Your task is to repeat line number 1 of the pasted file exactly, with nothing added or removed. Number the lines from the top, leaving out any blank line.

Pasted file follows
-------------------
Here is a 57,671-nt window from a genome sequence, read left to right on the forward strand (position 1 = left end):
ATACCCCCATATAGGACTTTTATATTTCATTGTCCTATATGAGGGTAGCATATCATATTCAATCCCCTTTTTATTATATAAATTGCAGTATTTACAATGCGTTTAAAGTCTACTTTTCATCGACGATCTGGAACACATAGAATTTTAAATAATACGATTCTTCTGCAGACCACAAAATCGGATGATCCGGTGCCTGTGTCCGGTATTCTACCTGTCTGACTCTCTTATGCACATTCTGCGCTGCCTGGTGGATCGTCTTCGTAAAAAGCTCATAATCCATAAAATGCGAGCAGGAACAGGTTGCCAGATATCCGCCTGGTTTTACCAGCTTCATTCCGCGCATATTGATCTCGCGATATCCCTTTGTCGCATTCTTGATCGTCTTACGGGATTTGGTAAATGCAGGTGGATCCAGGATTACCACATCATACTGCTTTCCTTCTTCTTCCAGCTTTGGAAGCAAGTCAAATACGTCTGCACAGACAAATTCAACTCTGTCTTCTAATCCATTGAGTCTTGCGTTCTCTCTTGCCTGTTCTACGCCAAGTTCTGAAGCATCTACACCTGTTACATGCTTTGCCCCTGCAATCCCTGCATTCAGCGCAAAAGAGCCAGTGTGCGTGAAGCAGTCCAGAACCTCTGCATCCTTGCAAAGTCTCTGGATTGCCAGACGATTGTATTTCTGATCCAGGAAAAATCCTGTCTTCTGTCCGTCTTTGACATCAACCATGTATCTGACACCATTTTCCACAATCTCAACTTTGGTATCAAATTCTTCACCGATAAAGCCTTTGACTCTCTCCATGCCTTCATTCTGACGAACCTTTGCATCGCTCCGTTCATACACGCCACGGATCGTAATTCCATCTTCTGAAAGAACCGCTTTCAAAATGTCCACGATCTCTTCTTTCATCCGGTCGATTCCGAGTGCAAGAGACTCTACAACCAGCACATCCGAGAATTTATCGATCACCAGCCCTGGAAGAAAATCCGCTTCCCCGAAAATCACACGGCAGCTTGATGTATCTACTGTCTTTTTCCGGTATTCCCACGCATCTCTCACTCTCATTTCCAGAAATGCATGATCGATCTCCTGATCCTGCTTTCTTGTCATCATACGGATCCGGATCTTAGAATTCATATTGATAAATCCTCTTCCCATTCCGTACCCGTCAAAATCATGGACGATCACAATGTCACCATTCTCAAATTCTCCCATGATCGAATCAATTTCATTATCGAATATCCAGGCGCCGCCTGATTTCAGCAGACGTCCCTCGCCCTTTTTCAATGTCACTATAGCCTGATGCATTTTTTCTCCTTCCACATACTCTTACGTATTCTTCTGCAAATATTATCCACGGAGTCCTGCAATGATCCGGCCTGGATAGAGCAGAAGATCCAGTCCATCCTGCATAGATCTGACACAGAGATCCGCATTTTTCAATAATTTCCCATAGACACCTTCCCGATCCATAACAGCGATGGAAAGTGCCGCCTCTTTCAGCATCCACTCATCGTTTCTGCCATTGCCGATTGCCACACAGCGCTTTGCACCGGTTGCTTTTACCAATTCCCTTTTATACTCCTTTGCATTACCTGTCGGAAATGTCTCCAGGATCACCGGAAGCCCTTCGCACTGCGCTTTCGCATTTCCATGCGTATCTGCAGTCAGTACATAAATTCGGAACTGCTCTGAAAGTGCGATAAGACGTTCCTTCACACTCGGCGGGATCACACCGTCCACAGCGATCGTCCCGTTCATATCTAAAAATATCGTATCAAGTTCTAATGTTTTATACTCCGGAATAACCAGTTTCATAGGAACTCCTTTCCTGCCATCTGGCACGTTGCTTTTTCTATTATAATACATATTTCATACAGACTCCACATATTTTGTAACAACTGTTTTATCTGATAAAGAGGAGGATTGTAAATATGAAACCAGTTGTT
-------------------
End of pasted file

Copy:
Here is a 57,671-nt window from a genome sequence, read left to right on the forward strand (position 1 = left end):